The characters are able to entertain that idea until they run into one of my favorites in the story: The 15 and 20 foot giants (For those interested, inspiration came from three sources: The film The 7th Voyage of Sinbad, A dream I once had, and when I lived in Jacksonville, Fl I imagined a similar creature plowing through the trees and chasing my car on Southside Blvd.). You might say; “Okay, that’s stretching too far, and it’s not realistic. How could a reanimated corpse that should already be deteriorating grow so large? How could a normal human grow so large?” You’re right but this is fiction. It’s not like normal sized zombies ravaging the earth is realistic? Besides I wanted to write it because it made me happy, it made my small fan base happy, and it’s fun.

That’s probably the most important factor as to why I enjoy writing and reading stories that utilize mutant zombies. They’re fun. I’ll always love well written stories that have various types of zombies, but I urge you to consider giving mutant zombies a chance, even if it’s outside your normal preference. Otherwise, you might be passing on a fun story.

 

Brice's most hated pic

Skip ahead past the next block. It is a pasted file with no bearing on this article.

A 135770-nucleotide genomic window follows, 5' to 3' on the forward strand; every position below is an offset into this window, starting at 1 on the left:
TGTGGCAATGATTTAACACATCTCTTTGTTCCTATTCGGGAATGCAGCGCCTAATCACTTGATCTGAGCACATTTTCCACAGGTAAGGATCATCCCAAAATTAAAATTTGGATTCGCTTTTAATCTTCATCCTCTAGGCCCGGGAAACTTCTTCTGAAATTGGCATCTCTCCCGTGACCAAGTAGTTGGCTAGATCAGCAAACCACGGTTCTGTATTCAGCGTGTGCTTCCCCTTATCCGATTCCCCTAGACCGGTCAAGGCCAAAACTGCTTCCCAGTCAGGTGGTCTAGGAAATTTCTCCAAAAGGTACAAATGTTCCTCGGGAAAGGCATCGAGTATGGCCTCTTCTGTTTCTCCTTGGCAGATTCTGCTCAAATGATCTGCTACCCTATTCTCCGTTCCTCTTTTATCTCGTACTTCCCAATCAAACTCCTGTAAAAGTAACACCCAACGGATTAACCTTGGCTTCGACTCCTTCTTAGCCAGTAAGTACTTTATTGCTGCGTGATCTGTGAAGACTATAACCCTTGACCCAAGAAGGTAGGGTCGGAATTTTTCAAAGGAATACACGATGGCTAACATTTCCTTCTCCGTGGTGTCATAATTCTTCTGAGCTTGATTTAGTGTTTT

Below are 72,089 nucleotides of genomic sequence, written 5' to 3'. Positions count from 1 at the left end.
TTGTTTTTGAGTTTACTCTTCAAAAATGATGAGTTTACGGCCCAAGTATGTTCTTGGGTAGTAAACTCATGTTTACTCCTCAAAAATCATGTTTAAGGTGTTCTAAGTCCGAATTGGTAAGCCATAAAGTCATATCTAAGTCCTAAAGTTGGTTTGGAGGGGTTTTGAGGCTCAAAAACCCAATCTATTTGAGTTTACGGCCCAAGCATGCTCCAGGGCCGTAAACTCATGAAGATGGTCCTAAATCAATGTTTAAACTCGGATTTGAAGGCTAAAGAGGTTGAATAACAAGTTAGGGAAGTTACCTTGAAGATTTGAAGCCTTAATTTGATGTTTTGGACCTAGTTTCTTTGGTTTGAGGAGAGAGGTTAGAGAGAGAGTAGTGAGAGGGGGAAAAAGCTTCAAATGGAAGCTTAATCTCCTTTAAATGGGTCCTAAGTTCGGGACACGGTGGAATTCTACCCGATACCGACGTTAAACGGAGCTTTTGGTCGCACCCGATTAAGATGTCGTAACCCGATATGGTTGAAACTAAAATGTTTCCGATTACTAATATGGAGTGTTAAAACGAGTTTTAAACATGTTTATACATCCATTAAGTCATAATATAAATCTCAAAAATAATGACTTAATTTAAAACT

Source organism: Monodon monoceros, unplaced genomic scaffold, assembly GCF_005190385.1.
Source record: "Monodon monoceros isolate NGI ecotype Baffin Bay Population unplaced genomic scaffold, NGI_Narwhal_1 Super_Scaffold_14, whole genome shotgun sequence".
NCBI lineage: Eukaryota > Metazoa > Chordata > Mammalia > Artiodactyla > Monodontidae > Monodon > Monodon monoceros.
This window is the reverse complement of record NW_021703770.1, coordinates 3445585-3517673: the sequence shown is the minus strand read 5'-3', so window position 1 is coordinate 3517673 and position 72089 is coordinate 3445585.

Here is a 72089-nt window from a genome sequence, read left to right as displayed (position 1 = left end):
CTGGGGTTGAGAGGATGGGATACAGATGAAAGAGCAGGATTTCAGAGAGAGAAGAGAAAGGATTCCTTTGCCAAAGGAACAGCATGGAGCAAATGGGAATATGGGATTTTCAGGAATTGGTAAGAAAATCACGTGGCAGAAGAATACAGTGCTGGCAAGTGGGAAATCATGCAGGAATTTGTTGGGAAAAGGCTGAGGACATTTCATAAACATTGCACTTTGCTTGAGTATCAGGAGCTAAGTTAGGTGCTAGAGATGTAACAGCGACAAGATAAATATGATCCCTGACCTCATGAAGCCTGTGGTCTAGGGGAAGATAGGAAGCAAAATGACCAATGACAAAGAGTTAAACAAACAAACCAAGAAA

Brice J. Chandler is a Mutant Zombie advocate and also a US Marine Corp veteran. He deployed with the 15th Marine Expeditionary Unit which responded to the tragic events of Sept. 11th, 2001. He later earned the Purple Heart during combat operations in Fallujah, Iraq in 2006/2007. Since then he has worked in factories and as a pewter-smith before graduating from the University of Missouri-St. Louis. His military background and work experience are often reflected in his writing. Although he writes in many genres, he considers zombie, apocalyptic, and dystopian stories his true love. Brice and his wife, Kimberly, currently reside in a small river town in North Eastern Missouri under the harsh rule of their three daughters: Emilie, Charlotte, and Piper.

 

Check out Brice’s novel, Whiskey Jack on Amazon: www.amzn.to/1JorHFv.com

Also,

He sometimes tweets: https://twitter.com/TheWriteBrice

And socializes on FaceBook: www.bit.ly/facebookBrice